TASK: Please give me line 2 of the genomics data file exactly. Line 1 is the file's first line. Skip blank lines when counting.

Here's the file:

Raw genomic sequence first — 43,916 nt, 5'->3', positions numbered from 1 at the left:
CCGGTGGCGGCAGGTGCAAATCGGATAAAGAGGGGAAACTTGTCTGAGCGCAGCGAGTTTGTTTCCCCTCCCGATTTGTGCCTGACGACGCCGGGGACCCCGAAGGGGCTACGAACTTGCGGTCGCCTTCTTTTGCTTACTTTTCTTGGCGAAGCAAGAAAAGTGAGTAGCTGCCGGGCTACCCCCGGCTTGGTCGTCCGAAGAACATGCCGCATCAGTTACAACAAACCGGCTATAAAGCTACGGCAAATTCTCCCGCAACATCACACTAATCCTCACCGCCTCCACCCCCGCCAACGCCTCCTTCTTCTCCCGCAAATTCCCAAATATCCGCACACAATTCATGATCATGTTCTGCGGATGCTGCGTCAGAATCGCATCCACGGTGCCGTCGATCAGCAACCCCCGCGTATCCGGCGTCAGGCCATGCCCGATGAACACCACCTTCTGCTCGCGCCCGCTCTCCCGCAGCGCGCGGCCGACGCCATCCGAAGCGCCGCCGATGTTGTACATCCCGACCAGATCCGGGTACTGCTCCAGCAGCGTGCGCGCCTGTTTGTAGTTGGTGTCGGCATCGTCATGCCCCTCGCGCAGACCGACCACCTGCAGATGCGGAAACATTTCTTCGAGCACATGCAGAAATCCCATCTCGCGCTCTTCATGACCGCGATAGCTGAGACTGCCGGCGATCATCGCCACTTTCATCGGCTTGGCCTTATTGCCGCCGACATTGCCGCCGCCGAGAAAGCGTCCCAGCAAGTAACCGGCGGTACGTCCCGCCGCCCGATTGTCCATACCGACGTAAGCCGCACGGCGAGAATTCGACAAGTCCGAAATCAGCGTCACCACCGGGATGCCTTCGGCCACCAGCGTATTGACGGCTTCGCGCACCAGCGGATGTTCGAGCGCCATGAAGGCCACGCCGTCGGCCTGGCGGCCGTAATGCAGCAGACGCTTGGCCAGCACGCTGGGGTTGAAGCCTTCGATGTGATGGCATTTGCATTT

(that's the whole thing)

CCGGTGGCGGCAGGTGCAAATCGGATAAAGAGGGGAAACTTGTCTGAGCGCAGCGAGTTTGTTTCCCCTCCCGATTTGTGCCTGACGACGCCGGGGACCCCGAAGGGGCTACGAACTTGCGGTCGCCTTCTTTTGCTTACTTTTCTTGGCGAAGCAAGAAAAGTGAGTAGCTGCCGGGCTACCCCCGGCTTGGTCGTCCGAAGAACATGCCGCATCAGTTACAACAAACCGGCTATAAAGCTACGGCAAATTCTCCCGCAACATCACACTAATCCTCACCGCCTCCACCCCCGCCAACGCCTCCTTCTTCTCCCGCAAATTCCCAAATATCCGCACACAATTCATGATCATGTTCTGCGGATGCTGCGTCAGAATCGCATCCACGGTGCCGTCGATCAGCAACCCCCGCGTATCCGGCGTCAGGCCATGCCCGATGAACACCACCTTCTGCTCGCGCCCGCTCTCCCGCAGCGCGCGGCCGACGCCATCCGAAGCGCCGCCGATGTTGTACATCCCGACCAGATCCGGGTACTGCTCCAGCAGCGTGCGCGCCTGTTTGTAGTTGGTGTCGGCATCGTCATGCCCCTCGCGCAGACCGACCACCTGCAGATGCGGAAACATTTCTTCGAGCACATGCAGAAATCCCATCTCGCGCTCTTCATGACCGCGATAGCTGAGACTGCCGGCGATCATCGCCACTTTCATCGGCTTGGCCTTATTGCCGCCGACATTGCCGCCGCCGAGAAAGCGTCCCAGCAAGTAACCGGCGGTACGTCCCGCCGCCCGATTGTCCATACCGACGTAAGCCGCACGGCGAGAATTCGACAAGTCCGAAATCAGCGTCACCACCGGGATGCCTTCGGCCACCAGCGTATTGACGGCTTCGCGCACCAGCGGATGTTCGAGCGCCATGAAGGCCACGCCGTCGGCCTGGCGGCCGTAATGCAGCAGACGCTTGGCCAGCACGCTGGGGTTGAAGCCTTCGATGTGATGGCATTTGCATTT